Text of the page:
"You kind of don't want to do that on a timetable or something, because you don't know when it will be right," said Campbell. "So we're going to put in a mechanism which will ramp [down] the government. It will actually have some market triggers that essentially show when the market is ready to take additional risk."

Although Congress and the administration have been reluctant to tackle an overhaul of Fannie and Freddie, both men are optimistic that will change in the 113th Congress. Peters noted they had met with high-ranking Treasury Department officials who were interested in their proposal. The Bipartisan Policy Center recently proposed something similar as part of a major housing report.

But Peters and Campbell say there are broader lessons in their work together on housing legislation.

They have not crafted their agreement by returning to an idealized era in which friendships forged after working hours somehow yielded legislative action. In fact, Peters and Campbell say they don't socialize together much outside of the Capitol, and they said it hasn't been a necessary ingredient to their partnership.

"It's not the sort of thing over a fourth beer or something like that," Campbell said. "I think it's generally by the desire to get something done."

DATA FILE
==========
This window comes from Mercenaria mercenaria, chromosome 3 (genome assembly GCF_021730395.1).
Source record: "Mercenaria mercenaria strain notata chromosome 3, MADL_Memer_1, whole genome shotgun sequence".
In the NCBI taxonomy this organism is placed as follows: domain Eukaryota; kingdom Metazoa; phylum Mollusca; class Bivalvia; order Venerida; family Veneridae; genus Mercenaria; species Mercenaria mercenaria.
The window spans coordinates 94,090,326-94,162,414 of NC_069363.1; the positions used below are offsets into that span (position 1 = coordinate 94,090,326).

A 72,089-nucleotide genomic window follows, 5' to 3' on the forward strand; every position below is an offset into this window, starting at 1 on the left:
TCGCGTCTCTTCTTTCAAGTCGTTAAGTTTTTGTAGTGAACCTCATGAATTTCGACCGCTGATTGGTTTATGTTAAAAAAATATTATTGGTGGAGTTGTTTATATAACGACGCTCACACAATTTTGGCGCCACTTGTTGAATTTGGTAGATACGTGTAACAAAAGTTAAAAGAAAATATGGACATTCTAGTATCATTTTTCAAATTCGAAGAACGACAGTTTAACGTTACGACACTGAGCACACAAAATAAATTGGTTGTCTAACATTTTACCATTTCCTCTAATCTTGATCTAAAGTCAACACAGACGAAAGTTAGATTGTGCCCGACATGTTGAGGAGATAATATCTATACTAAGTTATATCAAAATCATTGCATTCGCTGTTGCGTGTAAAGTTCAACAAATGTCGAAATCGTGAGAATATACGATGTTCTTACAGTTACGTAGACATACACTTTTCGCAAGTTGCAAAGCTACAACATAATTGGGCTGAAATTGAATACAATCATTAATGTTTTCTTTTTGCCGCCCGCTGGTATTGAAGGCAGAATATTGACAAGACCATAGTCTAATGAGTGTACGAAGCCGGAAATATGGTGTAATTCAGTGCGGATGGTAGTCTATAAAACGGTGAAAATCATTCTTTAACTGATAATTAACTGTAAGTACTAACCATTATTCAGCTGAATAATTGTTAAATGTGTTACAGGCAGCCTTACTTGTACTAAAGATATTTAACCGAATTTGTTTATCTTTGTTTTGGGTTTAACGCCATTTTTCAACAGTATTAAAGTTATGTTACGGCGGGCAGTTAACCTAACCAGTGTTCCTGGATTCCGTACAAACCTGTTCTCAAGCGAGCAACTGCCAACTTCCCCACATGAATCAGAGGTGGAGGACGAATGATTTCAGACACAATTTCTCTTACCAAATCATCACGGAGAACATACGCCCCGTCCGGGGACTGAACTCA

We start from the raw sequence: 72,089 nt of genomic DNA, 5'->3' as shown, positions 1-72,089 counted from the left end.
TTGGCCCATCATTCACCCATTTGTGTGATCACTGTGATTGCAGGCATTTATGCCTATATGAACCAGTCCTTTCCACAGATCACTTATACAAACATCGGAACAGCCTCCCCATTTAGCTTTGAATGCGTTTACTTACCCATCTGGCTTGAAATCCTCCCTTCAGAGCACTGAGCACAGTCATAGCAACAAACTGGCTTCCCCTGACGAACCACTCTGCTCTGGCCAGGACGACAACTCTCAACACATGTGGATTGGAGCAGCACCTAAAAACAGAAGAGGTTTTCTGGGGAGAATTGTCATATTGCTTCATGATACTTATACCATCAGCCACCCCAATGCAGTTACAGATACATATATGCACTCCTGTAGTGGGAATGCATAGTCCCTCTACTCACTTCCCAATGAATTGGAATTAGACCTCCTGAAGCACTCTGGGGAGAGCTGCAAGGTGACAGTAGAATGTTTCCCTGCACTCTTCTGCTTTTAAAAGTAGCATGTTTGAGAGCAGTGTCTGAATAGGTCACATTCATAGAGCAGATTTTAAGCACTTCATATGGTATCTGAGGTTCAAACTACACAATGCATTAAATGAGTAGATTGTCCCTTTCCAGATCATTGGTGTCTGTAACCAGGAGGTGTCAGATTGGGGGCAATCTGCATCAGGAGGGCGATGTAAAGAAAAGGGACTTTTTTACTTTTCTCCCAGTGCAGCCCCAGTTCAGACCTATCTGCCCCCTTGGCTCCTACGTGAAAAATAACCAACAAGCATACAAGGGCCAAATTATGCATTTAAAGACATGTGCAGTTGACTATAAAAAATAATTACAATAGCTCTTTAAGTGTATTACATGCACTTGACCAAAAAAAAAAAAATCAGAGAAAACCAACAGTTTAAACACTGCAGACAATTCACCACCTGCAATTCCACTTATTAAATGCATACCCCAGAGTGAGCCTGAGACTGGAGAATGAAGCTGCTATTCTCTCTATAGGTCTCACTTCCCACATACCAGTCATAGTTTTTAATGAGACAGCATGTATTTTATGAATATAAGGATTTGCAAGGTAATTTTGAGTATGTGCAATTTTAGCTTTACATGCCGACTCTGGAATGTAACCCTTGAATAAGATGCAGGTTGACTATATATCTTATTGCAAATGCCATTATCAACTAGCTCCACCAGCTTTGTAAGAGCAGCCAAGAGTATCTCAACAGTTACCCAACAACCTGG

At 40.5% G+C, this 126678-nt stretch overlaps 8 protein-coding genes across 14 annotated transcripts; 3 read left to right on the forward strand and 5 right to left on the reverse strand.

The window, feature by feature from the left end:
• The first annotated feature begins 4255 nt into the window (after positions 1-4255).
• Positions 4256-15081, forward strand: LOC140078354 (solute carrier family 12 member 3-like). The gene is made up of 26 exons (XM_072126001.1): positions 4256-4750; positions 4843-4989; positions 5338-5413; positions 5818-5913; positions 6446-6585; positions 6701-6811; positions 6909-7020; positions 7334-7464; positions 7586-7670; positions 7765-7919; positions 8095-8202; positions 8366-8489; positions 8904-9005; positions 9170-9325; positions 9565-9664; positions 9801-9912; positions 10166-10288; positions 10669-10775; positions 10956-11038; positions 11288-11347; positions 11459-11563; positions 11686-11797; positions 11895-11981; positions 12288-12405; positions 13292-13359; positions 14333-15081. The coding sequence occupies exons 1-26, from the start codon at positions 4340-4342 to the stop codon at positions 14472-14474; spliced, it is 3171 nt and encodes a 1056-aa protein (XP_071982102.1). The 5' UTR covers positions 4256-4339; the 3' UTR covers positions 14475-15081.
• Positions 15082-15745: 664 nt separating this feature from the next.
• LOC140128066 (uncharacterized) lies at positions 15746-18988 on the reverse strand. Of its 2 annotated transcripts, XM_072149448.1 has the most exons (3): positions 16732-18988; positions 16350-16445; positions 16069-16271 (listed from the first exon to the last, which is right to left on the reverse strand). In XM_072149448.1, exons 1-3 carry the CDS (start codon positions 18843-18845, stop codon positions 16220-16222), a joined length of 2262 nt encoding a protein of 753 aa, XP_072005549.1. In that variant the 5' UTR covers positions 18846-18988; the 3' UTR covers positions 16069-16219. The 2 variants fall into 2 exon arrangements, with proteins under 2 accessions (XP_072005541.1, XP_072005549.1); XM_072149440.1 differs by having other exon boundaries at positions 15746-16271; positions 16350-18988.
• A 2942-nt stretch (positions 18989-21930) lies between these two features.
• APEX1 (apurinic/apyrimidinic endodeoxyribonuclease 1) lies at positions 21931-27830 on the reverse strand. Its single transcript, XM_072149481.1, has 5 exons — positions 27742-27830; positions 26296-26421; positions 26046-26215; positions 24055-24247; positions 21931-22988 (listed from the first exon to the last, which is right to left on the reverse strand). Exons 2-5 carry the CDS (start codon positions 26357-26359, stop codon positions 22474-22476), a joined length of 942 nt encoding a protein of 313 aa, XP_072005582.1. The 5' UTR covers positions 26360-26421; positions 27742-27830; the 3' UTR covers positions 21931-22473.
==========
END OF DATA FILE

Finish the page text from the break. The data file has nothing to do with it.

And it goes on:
Identifying what it is they want to get done and working on that, free of broader political agendas, has been the key. "I think the crux of it is, we take off our ideological hats and put on our practical, problem-solving hats," said Peters.

Working together on housing issues has led to other cooperation. After Peters was asked to co-chair the bipartisan House Automotive Caucus, he called on Campbell, a former automobile industry executive, to serve as the group's GOP co-chairman.

Peters and Campbell still disagree with each other on a vast majority of issues. But they say their work on housing can offer lessons for President Barack Obama and congressional Republicans negotiating on other matters.

"One of the things the president is working on is trust," Campbell said, nodding to Peters. "This place needs to work on trust, and I trust this guy."